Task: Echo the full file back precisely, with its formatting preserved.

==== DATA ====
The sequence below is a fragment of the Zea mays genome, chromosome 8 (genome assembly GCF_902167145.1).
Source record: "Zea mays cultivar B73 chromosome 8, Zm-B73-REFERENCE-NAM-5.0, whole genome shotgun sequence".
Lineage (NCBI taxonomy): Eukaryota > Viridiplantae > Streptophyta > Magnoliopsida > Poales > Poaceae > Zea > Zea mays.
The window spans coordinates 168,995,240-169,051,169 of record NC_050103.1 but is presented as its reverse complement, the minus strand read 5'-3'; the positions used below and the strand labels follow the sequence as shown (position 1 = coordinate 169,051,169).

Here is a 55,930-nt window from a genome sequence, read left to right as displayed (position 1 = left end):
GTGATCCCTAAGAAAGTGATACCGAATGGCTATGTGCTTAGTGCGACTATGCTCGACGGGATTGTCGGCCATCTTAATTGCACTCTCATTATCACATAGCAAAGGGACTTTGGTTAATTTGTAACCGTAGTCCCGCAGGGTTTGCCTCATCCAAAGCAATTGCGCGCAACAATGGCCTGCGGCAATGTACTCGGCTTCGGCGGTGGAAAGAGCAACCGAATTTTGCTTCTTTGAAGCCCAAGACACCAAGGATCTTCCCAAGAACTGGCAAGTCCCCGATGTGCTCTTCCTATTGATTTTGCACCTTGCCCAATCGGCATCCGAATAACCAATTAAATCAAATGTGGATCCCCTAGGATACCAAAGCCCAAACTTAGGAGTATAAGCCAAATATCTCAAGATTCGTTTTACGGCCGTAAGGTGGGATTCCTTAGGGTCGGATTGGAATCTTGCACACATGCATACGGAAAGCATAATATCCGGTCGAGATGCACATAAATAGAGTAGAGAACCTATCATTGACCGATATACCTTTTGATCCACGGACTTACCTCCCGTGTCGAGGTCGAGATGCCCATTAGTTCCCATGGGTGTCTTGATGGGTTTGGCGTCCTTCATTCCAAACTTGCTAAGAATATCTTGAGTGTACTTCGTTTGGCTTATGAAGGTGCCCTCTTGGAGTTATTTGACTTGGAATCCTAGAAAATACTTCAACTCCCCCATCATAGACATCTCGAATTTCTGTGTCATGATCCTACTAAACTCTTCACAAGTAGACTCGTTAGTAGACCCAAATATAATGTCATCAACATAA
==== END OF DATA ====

The sequence below is a fragment of the Zea mays genome, chromosome 8 (genome assembly GCF_902167145.1).
Source record: "Zea mays cultivar B73 chromosome 8, Zm-B73-REFERENCE-NAM-5.0, whole genome shotgun sequence".
Lineage (NCBI taxonomy): Eukaryota > Viridiplantae > Streptophyta > Magnoliopsida > Poales > Poaceae > Zea > Zea mays.
The window spans coordinates 168,995,240-169,051,169 of record NC_050103.1 but is presented as its reverse complement, the minus strand read 5'-3'; the positions used below and the strand labels follow the sequence as shown (position 1 = coordinate 169,051,169).

Here is a 55,930-nt window from a genome sequence, read left to right as displayed (position 1 = left end):
GTGATCCCTAAGAAAGTGATACCGAATGGCTATGTGCTTAGTGCGACTATGCTCGACGGGATTGTCGGCCATCTTAATTGCACTCTCATTATCACATAGCAAAGGGACTTTGGTTAATTTGTAACCGTAGTCCCGCAGGGTTTGCCTCATCCAAAGCAATTGCGCGCAACAATGGCCTGCGGCAATGTACTCGGCTTCGGCGGTGGAAAGAGCAACCGAATTTTGCTTCTTTGAAGCCCAAGACACCAAGGATCTTCCCAAGAACTGGCAAGTCCCCGATGTGCTCTTCCTATTGATTTTGCACCTTGCCCAATCGGCATCCGAATAACCAATTAAATCAAATGTGGATCCCCTAGGATACCAAAGCCCAAACTTAGGAGTATAAGCCAAATATCTCAAGATTCGTTTTACGGCCGTAAGGTGGGATTCCTTAGGGTCGGATTGGAATCTTGCACACATGCATACGGAAAGCATAATATCCGGTCGAGATGCACATAAATAGAGTAGAGAACCTATCATTGACCGATATACCTTTTGATCCACGGACTTACCTCCCGTGTCGAGGTCGAGATGCCCATTAGTTCCCATGGGTGTCTTGATGGGTTTGGCGTCCTTCATTCCAAACTTGCTAAGAATATCTTGAGTGTACTTCGTTTGGCTTATGAAGGTGCCCTCTTGGAGTTATTTGACTTGGAATCCTAGAAAATACTTCAACTCCCCCATCATAGACATCTCGAATTTCTGTGTCATGATCCTACTAAACTCTTCACAAGTAGACTCGTTAGTAGACCCAAATATAATGTCATCAACATAA